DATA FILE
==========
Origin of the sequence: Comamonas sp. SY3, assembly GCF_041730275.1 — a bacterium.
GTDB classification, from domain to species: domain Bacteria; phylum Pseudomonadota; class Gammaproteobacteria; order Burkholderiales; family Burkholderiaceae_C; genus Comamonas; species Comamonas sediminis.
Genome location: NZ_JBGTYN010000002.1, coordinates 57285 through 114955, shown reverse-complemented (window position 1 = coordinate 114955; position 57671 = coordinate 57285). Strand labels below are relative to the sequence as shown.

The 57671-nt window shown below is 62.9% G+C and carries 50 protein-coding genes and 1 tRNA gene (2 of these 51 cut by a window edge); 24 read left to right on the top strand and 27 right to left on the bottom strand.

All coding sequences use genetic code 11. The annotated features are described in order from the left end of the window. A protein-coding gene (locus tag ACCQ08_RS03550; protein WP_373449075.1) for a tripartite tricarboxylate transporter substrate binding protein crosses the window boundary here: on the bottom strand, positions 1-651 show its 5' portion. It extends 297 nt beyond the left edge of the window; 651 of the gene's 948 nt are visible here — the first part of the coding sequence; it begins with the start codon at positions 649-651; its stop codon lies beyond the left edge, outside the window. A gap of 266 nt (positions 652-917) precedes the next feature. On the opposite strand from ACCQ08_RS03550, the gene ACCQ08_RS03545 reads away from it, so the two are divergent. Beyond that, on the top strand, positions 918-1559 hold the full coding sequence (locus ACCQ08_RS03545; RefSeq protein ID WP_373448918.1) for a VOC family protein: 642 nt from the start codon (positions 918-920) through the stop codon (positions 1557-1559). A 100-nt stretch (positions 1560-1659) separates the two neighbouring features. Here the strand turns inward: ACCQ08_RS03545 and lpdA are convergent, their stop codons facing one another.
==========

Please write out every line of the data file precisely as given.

Origin of the sequence: Comamonas sp. SY3, assembly GCF_041730275.1 — a bacterium.
GTDB classification, from domain to species: domain Bacteria; phylum Pseudomonadota; class Gammaproteobacteria; order Burkholderiales; family Burkholderiaceae_C; genus Comamonas; species Comamonas sediminis.
Genome location: NZ_JBGTYN010000002.1, coordinates 57285 through 114955, shown reverse-complemented (window position 1 = coordinate 114955; position 57671 = coordinate 57285). Strand labels below are relative to the sequence as shown.

The 57671-nt window shown below is 62.9% G+C and carries 50 protein-coding genes and 1 tRNA gene (2 of these 51 cut by a window edge); 24 read left to right on the top strand and 27 right to left on the bottom strand.

All coding sequences use genetic code 11. The annotated features are described in order from the left end of the window. A protein-coding gene (locus tag ACCQ08_RS03550; protein WP_373449075.1) for a tripartite tricarboxylate transporter substrate binding protein crosses the window boundary here: on the bottom strand, positions 1-651 show its 5' portion. It extends 297 nt beyond the left edge of the window; 651 of the gene's 948 nt are visible here — the first part of the coding sequence; it begins with the start codon at positions 649-651; its stop codon lies beyond the left edge, outside the window. A gap of 266 nt (positions 652-917) precedes the next feature. On the opposite strand from ACCQ08_RS03550, the gene ACCQ08_RS03545 reads away from it, so the two are divergent. Beyond that, on the top strand, positions 918-1559 hold the full coding sequence (locus ACCQ08_RS03545; RefSeq protein ID WP_373448918.1) for a VOC family protein: 642 nt from the start codon (positions 918-920) through the stop codon (positions 1557-1559). A 100-nt stretch (positions 1560-1659) separates the two neighbouring features. Here the strand turns inward: ACCQ08_RS03545 and lpdA are convergent, their stop codons facing one another.